“Her death was very hard for the whole fam­ily be­cause she was their mother. And I was very sad too. I was grate­ful to Veron­ica be­cause she gave birth to Ge­orge, but there’s some­thing very tragic about hav­ing a mother-in-law who doesn’t want to see you, who doesn’t want to see her grand­chil­dren and doesn’t want to see her own chil­dren,” Anne-sofie says. “I know for a fact that Ge­orge and his sis­ters, and Veron­ica’s sis­ters and mother, tried per­sis­tently to get in touch with her, but she ig­nored them.”

‘One thing that I re­ally ap­pre­ci­ate about Bri­tish so­ci­ety is its fair­ness...’

Anne-sofie ex­tended an olive branch too. She hand-de­liv­ered let­ters, in­vited her mother-in-law to the wed­ding, and she and Ge­orge once asked her for tea at the Gor­ing ho­tel, two streets away from Veron­ica’s home.

“I never heard any­thing. It’s very sad, be­cause it would have been won­der­ful if I could have met her, and won­der­ful if Daphne could have.”

As for the case, Anne-sofie won’t spec­u­late on what re­ally be­came of her father-in-law, but she’s un­wa­ver- ing in her sup­port for Ge­orge and his sis­ters’ po­si­tion.

“Frankly, I don’t re­ally care [what hap­pened], in the sense that time moves on. This gen­er­a­tion is not in­ter­ested in those things, but be­ing a for­eigner, one of the things that I re­ally ap­pre­ci­ate about Bri­tish so­ci­ety is its sense of fair­ness. And this fair­ness to me is em­bod­ied in the ju­di­cial sys­tem,” she says, quickly and firmly. “John, Ge­orge’s father, never stood trial, and I firmly be­lieve that ev­ery­body is in­no­cent un­til proven guilty in a court of law. It’s so long ago, it’s time to let go and fo­cus on some­thing else.”

She looks around her beau­ti­ful flat to find that some­thing else to fo­cus on, set­tling on Ever­est, who is sit­ting next to her and mod­el­ling an elegant Nor­folk jacket from their cloth­ing ven­ture. “Like this!” She ges­tures wildly. “Like this amaz­ing col­lec­tion we’ve done with Tim. That’s a much bet­ter thing to fo­cus on, isn’t it?” Oh, all right. The sybaritic and ad­mit­tedly very im­pres­sive col­lec­tion — made up of coats, jackets, vests, capes, trousers and caps — was spurred by Anne-sofie’s love of both shooting and the Bri­tish coun­try­side. She is the daugh­ter of a mil­lion­aire Dan­ish in­dus­tri­al­ist who once owned Scot­land’s most ex­pen­sive lux­ury es­tate, the Spott Es­tate in East Loth­ian, and moved to Bri­tain when she was 16, later at­tend­ing the Cour­tauld In­sti­tute of Art.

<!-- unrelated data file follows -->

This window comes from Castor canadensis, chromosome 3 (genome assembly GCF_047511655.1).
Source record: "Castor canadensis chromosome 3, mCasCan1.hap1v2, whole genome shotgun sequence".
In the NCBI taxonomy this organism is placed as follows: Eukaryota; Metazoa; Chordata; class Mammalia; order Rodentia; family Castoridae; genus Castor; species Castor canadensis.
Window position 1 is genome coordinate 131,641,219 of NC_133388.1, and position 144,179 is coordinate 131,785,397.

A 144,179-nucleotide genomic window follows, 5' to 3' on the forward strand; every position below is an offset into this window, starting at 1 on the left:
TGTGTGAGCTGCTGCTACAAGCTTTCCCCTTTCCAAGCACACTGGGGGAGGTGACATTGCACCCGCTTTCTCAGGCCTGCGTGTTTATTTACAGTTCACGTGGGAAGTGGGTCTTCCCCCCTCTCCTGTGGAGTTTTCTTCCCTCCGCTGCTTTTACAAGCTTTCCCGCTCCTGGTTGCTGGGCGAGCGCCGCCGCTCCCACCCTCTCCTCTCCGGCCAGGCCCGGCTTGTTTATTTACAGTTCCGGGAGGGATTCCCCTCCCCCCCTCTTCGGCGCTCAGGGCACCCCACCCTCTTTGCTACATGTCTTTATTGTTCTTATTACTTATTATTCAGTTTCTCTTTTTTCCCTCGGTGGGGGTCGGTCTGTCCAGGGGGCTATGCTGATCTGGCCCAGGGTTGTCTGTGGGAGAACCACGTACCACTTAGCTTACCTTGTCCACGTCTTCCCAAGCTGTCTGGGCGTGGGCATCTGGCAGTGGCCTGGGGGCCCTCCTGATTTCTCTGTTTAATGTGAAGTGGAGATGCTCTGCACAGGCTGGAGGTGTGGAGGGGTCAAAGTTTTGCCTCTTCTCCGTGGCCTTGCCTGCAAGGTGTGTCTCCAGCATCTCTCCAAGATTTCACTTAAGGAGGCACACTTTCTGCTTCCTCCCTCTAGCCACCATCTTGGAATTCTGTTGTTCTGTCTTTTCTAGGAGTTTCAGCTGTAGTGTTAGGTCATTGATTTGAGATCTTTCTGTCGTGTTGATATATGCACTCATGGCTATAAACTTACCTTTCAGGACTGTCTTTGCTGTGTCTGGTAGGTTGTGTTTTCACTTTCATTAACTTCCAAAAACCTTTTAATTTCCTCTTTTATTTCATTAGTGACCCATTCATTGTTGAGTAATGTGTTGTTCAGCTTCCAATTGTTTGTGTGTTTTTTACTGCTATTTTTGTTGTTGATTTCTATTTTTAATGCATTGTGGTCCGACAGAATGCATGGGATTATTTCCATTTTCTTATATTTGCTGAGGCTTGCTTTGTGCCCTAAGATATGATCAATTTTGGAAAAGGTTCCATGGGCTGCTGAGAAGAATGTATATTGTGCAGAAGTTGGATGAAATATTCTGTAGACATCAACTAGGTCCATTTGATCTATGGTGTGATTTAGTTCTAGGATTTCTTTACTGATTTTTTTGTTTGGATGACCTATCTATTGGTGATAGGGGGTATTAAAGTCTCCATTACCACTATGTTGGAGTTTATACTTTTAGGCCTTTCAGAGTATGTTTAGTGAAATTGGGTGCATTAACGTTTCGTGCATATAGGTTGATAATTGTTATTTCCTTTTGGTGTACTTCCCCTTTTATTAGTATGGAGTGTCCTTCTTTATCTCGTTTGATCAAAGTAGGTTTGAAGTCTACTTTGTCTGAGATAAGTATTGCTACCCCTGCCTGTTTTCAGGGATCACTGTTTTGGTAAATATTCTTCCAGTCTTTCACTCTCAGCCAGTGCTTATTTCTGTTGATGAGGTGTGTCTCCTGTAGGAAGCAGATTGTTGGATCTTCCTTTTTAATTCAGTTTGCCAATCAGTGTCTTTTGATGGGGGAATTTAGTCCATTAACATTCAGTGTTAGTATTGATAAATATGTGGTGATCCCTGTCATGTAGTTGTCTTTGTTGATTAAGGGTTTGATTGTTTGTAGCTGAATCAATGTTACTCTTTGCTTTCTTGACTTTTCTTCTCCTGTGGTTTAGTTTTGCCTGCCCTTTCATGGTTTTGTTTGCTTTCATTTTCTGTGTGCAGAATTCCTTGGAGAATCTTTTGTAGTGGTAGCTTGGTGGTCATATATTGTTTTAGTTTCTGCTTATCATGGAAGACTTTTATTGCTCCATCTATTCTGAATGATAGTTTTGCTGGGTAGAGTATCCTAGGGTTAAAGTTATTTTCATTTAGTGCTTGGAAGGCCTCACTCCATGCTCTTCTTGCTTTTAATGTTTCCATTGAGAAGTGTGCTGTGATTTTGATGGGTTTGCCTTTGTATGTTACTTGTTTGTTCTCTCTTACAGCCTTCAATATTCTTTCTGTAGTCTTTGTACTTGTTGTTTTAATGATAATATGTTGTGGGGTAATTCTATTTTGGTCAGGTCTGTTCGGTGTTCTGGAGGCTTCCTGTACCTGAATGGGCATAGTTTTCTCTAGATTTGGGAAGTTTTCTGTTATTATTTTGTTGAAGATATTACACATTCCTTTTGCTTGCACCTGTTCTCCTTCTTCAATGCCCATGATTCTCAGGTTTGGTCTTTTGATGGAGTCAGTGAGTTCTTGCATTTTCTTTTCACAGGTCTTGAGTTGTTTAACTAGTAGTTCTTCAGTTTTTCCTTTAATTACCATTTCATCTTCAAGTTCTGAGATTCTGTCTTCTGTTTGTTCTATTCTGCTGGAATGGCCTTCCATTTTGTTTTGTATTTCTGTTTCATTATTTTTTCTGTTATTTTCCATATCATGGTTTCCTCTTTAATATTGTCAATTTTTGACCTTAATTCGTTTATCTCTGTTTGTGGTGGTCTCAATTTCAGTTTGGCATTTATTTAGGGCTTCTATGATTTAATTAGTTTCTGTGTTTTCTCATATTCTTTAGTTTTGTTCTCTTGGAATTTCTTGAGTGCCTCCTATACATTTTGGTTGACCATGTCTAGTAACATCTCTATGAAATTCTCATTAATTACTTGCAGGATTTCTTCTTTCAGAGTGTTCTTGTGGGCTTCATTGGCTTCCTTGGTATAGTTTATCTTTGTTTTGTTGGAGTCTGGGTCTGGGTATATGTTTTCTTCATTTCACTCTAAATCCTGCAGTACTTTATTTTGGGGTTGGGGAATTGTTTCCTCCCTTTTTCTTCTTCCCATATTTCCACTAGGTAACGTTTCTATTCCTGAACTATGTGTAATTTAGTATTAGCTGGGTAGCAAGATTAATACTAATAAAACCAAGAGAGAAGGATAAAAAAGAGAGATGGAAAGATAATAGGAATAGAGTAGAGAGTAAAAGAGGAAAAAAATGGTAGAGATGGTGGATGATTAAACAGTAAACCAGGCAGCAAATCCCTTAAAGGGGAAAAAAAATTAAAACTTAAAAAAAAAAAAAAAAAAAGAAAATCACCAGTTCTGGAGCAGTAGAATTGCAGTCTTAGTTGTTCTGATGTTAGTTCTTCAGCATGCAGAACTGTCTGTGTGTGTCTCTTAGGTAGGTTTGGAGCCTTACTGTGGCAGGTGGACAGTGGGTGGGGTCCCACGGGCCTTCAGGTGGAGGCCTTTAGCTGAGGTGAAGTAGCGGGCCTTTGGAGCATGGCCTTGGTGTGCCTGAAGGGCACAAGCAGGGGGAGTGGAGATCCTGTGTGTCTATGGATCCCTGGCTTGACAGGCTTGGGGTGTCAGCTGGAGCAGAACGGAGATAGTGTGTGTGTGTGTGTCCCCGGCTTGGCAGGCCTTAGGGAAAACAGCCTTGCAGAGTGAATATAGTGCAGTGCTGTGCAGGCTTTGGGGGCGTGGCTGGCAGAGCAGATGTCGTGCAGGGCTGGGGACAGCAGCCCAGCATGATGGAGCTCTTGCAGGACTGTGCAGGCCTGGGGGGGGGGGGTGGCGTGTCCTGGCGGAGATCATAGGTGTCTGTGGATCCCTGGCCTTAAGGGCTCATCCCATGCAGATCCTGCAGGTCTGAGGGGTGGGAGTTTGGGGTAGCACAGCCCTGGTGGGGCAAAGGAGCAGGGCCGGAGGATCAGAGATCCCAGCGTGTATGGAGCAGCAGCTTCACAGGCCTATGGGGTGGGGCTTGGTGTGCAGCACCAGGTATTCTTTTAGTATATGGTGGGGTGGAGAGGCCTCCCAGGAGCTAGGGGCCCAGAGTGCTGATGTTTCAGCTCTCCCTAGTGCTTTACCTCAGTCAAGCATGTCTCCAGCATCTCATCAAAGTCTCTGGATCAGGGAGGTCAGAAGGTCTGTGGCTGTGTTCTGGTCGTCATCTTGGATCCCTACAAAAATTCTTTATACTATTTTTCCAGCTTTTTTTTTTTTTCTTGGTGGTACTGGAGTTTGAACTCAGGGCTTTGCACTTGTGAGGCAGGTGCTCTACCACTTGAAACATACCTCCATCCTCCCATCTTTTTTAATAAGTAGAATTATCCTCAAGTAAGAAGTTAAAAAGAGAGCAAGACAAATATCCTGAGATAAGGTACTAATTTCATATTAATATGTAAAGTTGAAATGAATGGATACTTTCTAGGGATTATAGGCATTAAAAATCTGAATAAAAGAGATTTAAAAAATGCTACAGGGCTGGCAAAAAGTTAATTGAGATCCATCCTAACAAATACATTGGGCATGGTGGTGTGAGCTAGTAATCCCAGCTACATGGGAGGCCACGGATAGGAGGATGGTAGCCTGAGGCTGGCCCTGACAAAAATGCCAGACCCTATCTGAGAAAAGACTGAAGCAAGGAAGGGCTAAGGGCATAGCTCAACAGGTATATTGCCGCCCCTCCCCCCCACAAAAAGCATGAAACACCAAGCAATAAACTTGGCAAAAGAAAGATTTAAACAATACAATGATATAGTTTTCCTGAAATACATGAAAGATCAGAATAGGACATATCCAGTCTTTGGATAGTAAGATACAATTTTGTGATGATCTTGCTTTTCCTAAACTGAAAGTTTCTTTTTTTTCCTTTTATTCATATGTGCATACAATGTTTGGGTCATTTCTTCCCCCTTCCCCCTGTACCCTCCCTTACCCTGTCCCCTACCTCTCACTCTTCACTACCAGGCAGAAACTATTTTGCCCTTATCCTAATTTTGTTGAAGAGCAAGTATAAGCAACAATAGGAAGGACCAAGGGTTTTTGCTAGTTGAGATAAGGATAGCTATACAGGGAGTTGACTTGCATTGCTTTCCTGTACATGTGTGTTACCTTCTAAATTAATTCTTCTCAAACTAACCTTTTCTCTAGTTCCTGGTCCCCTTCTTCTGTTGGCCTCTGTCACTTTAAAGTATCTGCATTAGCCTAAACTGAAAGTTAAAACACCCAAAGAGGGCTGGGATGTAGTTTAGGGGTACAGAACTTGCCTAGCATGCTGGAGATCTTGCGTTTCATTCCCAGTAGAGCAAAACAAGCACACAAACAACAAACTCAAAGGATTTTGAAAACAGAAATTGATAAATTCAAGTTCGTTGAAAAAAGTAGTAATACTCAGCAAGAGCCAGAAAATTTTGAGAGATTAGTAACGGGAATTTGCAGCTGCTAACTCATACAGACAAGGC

Grow­ing up more of an eques­trian fan, she re­sisted shooting un­til she was 23. “A fire in­stantly lit up in my heart,” she says, in her Scandi-soaked English, of that first trig­ger-pull. “It was ex­cit­ing, and a chal­lenge. Ev­ery de­mo­graphic of per­son is on a shoot, and you get to see the coun­try­side and be in na­ture. It’s a won­der­ful day.”

She turned out to be a ter­ri­fy­ingly nat­u­ral shot, and soon be­came a rare fe­male ‘gun’ (pro­fes­sional shooter), tak­ing part in var­i­ous dis­ci­plines in com­pe­ti­tions all over Europe. In 2012 she won a Euro­pean cham­pi­onship for box-pi­geon shooting, and has rep­re­sented Team GB and France, as well as cre­at­ing her own shooting-events busi­ness, Fie’s Club.

To­day, she still gets out with a ri­fle as much as pos­si­ble. She owns around a dozen guns (“I could al­ways have more. It’s never enough”), smokes cigars and eats what she kills. That which she can’t cook, she do­nates to friends. Her GP in Lon­don is a fan of pheas­ant.

“When­ever I see him for an ap­point­ment at the surgery, I go with about 40 birds,” she says, laugh­ing a lot. “I’m not even kid­ding.”

Af­ter meeting Ever­est, who went on to make her wed­ding dress, four years ago, the pair be­came firm

Ge­orge Bing­ham, son of miss­ing Lord Lu­can, with Anne-sofie Foghs­gaard